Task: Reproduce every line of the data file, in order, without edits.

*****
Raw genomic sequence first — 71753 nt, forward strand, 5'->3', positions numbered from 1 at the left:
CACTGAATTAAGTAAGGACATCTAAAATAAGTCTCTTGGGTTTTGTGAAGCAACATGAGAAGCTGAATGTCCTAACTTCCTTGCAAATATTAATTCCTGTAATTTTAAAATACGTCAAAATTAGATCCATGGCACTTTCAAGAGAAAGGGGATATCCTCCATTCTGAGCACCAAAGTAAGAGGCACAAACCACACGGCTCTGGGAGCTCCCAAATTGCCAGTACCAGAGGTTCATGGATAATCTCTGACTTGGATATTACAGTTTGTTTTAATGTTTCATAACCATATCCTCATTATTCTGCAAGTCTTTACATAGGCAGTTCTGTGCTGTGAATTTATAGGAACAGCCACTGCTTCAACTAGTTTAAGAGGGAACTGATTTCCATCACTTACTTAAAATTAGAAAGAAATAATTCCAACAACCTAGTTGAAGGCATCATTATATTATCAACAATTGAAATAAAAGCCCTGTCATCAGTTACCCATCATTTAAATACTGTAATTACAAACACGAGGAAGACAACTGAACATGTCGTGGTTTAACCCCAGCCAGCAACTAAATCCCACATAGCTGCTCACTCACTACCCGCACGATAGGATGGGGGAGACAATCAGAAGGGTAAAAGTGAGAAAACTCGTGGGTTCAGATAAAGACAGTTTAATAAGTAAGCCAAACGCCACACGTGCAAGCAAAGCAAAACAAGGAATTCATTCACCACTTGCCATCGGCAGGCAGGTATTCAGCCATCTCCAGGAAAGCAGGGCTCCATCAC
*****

Raw genomic sequence first — 71753 nt, forward strand, 5'->3', positions numbered from 1 at the left:
CACTGAATTAAGTAAGGACATCTAAAATAAGTCTCTTGGGTTTTGTGAAGCAACATGAGAAGCTGAATGTCCTAACTTCCTTGCAAATATTAATTCCTGTAATTTTAAAATACGTCAAAATTAGATCCATGGCACTTTCAAGAGAAAGGGGATATCCTCCATTCTGAGCACCAAAGTAAGAGGCACAAACCACACGGCTCTGGGAGCTCCCAAATTGCCAGTACCAGAGGTTCATGGATAATCTCTGACTTGGATATTACAGTTTGTTTTAATGTTTCATAACCATATCCTCATTATTCTGCAAGTCTTTACATAGGCAGTTCTGTGCTGTGAATTTATAGGAACAGCCACTGCTTCAACTAGTTTAAGAGGGAACTGATTTCCATCACTTACTTAAAATTAGAAAGAAATAATTCCAACAACCTAGTTGAAGGCATCATTATATTATCAACAATTGAAATAAAAGCCCTGTCATCAGTTACCCATCATTTAAATACTGTAATTACAAACACGAGGAAGACAACTGAACATGTCGTGGTTTAACCCCAGCCAGCAACTAAATCCCACATAGCTGCTCACTCACTACCCGCACGATAGGATGGGGGAGACAATCAGAAGGGTAAAAGTGAGAAAACTCGTGGGTTCAGATAAAGACAGTTTAATAAGTAAGCCAAACGCCACACGTGCAAGCAAAGCAAAACAAGGAATTCATTCACCACTTGCCATCGGCAGGCAGGTATTCAGCCATCTCCAGGAAAGCAGGGCTCCATCAC